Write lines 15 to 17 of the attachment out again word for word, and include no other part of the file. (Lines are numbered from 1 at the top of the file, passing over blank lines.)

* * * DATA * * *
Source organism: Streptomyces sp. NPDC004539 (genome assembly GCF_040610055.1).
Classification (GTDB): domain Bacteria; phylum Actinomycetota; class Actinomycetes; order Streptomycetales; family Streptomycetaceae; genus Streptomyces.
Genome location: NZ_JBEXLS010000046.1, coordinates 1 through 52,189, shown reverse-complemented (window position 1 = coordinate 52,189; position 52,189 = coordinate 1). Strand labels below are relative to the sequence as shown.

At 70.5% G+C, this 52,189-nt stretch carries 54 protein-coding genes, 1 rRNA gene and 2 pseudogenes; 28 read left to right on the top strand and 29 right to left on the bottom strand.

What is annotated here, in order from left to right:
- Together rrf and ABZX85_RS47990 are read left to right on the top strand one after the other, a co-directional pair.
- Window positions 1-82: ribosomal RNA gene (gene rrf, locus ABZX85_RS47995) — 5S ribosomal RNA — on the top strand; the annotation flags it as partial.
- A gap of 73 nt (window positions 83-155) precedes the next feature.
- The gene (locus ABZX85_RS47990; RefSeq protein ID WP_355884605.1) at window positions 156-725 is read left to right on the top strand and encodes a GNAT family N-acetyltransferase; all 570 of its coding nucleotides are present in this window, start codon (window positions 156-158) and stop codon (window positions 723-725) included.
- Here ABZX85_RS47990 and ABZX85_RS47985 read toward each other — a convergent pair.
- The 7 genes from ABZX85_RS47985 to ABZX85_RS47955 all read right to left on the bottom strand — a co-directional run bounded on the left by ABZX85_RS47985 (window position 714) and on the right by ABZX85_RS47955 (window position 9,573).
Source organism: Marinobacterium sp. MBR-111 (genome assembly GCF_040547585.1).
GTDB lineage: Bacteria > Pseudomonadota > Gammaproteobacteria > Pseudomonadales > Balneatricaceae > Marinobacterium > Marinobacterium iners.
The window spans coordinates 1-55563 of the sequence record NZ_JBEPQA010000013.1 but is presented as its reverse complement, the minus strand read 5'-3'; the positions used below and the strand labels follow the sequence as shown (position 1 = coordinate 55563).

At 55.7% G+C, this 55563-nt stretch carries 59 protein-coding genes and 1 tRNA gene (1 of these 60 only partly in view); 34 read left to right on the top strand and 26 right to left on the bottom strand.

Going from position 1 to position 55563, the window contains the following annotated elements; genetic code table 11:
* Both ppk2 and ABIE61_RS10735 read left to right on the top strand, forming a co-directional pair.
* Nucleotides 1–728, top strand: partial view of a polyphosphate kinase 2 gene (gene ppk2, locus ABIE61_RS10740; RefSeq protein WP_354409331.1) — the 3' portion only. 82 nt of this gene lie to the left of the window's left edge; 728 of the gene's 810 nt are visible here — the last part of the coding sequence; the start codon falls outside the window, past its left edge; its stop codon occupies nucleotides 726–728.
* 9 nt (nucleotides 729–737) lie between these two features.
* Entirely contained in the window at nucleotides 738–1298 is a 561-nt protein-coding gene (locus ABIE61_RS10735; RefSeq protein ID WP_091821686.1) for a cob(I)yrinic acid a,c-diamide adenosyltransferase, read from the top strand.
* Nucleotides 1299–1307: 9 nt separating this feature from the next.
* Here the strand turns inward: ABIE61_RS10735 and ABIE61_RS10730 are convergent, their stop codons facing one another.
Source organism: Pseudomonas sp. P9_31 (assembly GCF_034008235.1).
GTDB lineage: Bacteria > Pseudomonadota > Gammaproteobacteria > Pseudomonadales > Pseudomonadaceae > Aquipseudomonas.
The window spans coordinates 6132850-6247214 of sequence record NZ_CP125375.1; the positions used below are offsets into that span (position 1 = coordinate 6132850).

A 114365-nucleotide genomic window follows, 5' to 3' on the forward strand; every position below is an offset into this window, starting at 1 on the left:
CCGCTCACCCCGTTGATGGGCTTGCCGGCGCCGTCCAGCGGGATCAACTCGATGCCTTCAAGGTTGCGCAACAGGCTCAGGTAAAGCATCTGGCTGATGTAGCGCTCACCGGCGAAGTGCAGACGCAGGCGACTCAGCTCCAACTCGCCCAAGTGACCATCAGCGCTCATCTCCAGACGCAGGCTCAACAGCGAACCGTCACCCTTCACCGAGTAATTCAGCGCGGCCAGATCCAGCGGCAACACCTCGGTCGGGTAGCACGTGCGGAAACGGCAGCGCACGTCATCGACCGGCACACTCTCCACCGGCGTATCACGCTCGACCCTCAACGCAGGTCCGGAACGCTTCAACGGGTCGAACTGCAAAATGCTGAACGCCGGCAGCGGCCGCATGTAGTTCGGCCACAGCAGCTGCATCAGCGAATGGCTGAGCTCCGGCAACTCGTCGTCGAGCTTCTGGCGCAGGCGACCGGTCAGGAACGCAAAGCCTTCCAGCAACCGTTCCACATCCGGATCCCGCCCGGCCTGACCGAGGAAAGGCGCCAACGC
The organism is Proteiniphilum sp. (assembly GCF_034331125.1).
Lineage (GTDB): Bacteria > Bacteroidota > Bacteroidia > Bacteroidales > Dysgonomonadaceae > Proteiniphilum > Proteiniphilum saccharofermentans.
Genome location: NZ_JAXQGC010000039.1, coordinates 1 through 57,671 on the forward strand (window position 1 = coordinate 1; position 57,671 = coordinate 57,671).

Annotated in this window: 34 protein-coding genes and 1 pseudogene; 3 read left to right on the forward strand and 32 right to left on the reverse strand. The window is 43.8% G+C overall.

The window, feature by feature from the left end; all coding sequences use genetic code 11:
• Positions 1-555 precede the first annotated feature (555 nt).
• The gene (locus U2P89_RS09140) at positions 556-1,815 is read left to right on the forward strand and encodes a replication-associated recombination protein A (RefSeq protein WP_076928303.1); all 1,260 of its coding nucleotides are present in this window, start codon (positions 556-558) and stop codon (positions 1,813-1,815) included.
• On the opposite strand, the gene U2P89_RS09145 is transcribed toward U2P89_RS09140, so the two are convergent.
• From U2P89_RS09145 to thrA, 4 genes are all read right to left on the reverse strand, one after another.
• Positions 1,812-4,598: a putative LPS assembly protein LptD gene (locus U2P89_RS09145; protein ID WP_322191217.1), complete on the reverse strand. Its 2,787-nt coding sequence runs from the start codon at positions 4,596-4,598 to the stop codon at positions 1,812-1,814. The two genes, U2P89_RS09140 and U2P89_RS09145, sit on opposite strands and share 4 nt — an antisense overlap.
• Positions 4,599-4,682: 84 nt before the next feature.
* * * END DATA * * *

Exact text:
At 55.7% G+C, this 55563-nt stretch carries 59 protein-coding genes and 1 tRNA gene (1 of these 60 only partly in view); 34 read left to right on the top strand and 26 right to left on the bottom strand.

Going from position 1 to position 55563, the window contains the following annotated elements; genetic code table 11:
* Both ppk2 and ABIE61_RS10735 read left to right on the top strand, forming a co-directional pair.